We didn't want to let the death of the writer John Updike go unremarked. Updike, most famous for his "Rabbit" books, has been described as a protestant writer in many of his obituaries, but obviously not what passes these days for a "Christian" writer. Those who go under that label usually qualify only because they don't have cuss words and have some ostensibly theological theme. It would be an insult to Updike to class him as one of these.
Updike faced American culture squarely, with all its warts. It's hard to tell exactly what Updike's theological convictions were--a quality he shares with other Christian writers like Wendell Berry, another writer who does not shrink from the world as it is. But, like Berry, he told the truth. It's hard to ask for more in writer in a literary world where we don't get much of it.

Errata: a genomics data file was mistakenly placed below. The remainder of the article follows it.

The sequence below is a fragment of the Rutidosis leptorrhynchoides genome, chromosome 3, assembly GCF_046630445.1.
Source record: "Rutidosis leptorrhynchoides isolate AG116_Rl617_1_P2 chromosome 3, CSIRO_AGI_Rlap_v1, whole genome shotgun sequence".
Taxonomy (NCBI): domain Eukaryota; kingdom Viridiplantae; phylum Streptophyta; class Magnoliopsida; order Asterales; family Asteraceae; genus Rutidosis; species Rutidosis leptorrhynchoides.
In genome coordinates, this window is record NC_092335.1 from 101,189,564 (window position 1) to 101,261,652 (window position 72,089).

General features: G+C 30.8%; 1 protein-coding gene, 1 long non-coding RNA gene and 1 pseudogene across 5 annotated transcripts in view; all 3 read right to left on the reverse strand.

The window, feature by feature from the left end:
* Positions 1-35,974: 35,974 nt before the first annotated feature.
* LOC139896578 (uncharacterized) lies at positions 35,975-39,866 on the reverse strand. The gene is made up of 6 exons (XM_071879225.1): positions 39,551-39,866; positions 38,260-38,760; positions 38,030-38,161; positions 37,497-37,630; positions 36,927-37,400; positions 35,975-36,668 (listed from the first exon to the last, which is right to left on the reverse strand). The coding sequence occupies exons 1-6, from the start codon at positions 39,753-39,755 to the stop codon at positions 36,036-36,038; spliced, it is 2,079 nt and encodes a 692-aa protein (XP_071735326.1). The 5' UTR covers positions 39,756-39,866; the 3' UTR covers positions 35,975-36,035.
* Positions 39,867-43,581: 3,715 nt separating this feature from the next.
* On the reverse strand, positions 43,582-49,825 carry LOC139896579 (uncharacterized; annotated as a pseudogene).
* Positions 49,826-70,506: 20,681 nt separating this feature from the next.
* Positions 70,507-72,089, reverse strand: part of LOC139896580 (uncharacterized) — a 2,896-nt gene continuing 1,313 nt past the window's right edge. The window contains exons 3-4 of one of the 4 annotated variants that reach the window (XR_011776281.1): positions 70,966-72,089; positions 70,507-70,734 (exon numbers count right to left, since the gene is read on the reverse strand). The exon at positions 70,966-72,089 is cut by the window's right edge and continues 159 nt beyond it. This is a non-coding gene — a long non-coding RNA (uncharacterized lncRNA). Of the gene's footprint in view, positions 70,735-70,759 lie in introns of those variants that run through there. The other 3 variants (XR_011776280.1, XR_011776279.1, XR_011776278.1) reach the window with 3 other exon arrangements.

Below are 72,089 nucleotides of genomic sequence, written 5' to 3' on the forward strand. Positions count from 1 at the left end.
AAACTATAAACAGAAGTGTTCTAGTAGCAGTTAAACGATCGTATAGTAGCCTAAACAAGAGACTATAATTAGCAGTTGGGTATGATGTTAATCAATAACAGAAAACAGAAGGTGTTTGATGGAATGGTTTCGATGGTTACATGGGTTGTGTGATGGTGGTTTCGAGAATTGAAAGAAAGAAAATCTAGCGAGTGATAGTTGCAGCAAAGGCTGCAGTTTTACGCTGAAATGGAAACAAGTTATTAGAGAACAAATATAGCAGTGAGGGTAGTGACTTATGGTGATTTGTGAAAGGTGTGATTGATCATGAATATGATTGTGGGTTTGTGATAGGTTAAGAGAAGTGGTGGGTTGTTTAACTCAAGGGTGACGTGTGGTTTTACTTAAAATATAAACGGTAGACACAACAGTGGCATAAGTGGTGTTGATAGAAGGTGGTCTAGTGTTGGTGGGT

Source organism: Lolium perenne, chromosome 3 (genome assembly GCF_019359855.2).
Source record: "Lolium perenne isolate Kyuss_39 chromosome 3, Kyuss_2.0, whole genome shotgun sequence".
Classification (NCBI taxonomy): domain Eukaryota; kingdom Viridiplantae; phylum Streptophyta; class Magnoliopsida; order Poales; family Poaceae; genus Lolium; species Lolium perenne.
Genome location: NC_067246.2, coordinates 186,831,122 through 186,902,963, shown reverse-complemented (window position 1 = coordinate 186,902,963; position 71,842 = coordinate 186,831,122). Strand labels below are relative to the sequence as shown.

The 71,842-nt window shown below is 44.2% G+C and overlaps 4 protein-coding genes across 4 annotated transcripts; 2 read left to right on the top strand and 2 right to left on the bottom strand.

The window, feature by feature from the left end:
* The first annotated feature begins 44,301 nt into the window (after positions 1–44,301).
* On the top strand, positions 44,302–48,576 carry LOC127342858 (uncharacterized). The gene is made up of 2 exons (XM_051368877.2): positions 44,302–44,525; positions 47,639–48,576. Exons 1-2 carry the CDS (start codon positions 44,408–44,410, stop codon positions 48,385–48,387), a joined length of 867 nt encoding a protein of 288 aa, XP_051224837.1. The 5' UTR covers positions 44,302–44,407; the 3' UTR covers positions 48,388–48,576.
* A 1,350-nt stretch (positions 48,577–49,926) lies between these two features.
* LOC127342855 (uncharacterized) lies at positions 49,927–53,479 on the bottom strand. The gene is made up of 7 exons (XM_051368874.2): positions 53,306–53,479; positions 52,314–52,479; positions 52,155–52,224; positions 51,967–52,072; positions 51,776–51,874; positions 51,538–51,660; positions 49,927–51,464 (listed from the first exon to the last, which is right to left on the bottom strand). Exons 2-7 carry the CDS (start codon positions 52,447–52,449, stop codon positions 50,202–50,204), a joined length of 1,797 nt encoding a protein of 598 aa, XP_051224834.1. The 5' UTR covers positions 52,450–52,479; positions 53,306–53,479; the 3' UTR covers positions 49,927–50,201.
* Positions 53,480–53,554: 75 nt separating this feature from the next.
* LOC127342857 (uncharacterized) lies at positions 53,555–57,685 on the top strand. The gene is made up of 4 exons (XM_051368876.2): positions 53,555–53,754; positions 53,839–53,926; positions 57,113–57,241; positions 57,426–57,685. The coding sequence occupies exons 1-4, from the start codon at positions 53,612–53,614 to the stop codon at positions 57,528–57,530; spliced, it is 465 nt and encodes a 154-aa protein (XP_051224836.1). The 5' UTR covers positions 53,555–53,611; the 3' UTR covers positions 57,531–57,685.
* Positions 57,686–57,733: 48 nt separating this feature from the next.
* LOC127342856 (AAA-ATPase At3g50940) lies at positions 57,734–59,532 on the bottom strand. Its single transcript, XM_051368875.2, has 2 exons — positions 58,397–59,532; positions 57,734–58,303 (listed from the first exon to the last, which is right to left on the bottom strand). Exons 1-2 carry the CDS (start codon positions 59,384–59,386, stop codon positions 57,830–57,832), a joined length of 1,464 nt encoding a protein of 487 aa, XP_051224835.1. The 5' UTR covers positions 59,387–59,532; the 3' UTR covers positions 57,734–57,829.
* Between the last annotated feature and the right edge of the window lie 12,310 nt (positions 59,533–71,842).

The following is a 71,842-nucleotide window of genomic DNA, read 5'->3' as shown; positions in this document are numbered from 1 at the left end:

An excellent obituary can be found in the Economist.